The input geometry is output here. An atom's position is defined using internal
coordinates if it has a connectivity (a number in the NA column), otherwise it is in Cartesian coordinates.
The optimization flag "1" is replaced here by "*"
The original journal reference for all elements used in the calculation are printed.
The PointGroup theory point group of the starting geometry is printed.
This might be different from the pointgroup at the end of the calculation if the geometry changes significantly.
The type of calculation (RHF, UHF, ROHF, etc.) is given here. If ROHF, then
the openshell or active space will be indicated by the fractional occupancy of the M.O.s used in the SCF calculation.
The empirical formula is printed. This is the number and type of each element
used in the calculation.

The geometry optimization process can be followed by watching how the heat of formation
and gradient norm decrease as the number of cycles of optimization increases.
Geometry optimization normally stops when the gradient norm, in kcal/mol/(Angstrom or radian),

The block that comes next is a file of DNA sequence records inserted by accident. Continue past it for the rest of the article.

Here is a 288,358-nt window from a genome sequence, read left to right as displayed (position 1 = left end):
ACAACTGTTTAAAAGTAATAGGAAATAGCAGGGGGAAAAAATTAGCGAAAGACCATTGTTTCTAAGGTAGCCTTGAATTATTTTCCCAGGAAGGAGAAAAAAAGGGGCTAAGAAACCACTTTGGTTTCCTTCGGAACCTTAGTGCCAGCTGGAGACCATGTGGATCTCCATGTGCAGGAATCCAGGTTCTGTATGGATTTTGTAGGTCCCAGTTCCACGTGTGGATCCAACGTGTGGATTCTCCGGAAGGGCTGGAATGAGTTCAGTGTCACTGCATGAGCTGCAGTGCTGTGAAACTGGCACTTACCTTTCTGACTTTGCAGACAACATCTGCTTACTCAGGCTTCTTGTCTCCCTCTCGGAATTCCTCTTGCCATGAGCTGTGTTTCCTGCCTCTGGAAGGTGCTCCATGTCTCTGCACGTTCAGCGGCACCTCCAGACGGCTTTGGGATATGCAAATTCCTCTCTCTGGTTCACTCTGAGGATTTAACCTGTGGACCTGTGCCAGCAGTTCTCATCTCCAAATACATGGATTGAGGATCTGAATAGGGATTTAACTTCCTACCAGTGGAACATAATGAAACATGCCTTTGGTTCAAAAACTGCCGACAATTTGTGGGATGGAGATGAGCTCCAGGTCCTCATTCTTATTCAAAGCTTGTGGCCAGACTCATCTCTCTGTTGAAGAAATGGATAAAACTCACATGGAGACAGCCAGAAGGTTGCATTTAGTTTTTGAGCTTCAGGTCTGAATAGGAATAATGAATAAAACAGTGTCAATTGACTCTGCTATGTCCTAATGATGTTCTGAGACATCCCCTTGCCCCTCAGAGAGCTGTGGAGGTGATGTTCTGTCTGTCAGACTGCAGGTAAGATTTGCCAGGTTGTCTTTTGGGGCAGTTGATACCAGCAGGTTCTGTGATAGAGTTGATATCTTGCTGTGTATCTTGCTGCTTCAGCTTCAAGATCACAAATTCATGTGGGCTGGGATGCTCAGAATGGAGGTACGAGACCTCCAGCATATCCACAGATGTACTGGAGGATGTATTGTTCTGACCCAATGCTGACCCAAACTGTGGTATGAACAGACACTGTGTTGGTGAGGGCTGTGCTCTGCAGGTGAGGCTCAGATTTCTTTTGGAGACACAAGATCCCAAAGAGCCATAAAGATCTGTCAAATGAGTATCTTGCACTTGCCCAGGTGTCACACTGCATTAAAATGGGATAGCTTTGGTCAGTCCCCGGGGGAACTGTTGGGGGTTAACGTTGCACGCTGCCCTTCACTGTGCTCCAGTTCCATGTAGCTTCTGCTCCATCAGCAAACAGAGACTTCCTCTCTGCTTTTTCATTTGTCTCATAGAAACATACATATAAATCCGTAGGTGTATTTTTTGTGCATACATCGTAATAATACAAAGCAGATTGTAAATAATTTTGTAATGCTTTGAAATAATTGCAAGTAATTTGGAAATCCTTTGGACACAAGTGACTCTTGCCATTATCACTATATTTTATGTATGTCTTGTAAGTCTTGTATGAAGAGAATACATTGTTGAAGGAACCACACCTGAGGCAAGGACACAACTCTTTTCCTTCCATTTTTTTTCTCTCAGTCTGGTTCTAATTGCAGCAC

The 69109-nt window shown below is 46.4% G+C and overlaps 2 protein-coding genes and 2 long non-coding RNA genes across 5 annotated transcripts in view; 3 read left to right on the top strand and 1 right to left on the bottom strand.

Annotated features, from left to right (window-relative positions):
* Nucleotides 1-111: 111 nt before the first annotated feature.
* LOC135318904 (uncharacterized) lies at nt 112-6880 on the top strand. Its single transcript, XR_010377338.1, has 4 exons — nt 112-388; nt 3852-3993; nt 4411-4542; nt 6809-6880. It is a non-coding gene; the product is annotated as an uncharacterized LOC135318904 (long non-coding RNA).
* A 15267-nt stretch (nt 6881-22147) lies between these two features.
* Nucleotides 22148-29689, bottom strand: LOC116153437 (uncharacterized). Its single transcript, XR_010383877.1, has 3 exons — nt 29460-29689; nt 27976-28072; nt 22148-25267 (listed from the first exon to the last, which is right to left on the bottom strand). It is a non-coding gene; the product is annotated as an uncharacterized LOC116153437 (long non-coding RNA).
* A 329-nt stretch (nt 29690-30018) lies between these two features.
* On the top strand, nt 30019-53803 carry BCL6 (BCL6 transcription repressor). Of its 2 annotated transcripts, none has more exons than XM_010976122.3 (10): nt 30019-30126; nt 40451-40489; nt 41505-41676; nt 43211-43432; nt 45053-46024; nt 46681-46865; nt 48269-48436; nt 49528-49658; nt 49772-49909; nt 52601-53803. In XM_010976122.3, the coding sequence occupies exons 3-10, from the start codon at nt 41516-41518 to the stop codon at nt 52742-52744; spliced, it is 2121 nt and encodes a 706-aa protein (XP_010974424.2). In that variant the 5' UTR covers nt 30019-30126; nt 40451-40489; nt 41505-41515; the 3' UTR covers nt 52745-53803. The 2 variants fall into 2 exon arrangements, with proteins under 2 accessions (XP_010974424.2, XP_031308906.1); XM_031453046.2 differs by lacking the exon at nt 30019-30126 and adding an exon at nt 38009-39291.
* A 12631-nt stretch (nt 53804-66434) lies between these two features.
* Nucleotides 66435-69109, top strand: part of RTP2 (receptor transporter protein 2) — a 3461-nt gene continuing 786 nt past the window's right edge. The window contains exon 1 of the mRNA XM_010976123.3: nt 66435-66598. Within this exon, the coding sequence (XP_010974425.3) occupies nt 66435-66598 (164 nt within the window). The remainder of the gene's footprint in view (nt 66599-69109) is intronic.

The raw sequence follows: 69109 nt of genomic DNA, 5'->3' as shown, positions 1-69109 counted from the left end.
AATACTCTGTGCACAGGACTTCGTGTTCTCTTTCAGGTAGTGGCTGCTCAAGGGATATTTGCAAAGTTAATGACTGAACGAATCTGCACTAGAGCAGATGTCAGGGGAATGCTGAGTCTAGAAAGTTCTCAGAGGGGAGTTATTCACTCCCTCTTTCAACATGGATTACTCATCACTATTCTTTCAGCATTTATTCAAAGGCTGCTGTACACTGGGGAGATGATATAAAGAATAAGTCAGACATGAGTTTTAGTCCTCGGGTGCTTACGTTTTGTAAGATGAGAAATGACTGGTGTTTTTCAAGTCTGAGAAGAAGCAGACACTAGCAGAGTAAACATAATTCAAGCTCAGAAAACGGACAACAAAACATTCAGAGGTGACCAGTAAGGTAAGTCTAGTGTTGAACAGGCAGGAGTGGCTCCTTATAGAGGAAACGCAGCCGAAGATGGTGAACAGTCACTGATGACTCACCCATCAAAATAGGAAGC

drops below 1.0.
This is the normal geometry optimization termination message. If you
get this message, then most likely the calculation was successful
This is the normal Self Consistent Field calculation termination message. If any
other message is printed, the calculation is most likely faulty

In MOPAC, the Heat of Formation is defined as the heat required in kcal/mol or KJ/mol to form one mole of a substance
from its elements in their standard state at 298K. For molecules and ions, the substance is gasphase, for solvated, solution phase, and for crystals, the solid state.
The total energy is the sum of the electronic and nuclear (corecore) energies. This quantity is
only useful in debugging. It cannot be related to any observable or to anything calculated using high level methods.
The COSMO area is the total Solvent Accessible Surface area of the molecule. The default solvent is water.
The COSMO area is the size of the cavity that would need to exist in water (the default solvent)
for one molecule of the substance in solution.
The Ionization potential, in eV, is the smallest energy required to remove an electron.
In RHF calculations, it is the negative of the Highest Occupied Molecular Orbital energy (Koopmans' theorem), for UHF the HOMO
can be of either spin up or down, and for oddelectron ROHF systems it is the negative of the Singly Occupied Molecular Orbital energy, corrected
for the error arising from the use of "half electrons".
Number of doublyoccupied levels. For UHF, the number of alpha and beta electrons is given.
For ROHF, the number of doubly filled and fractionally filled levels is output. In this example, there are 9 filled levels corresponding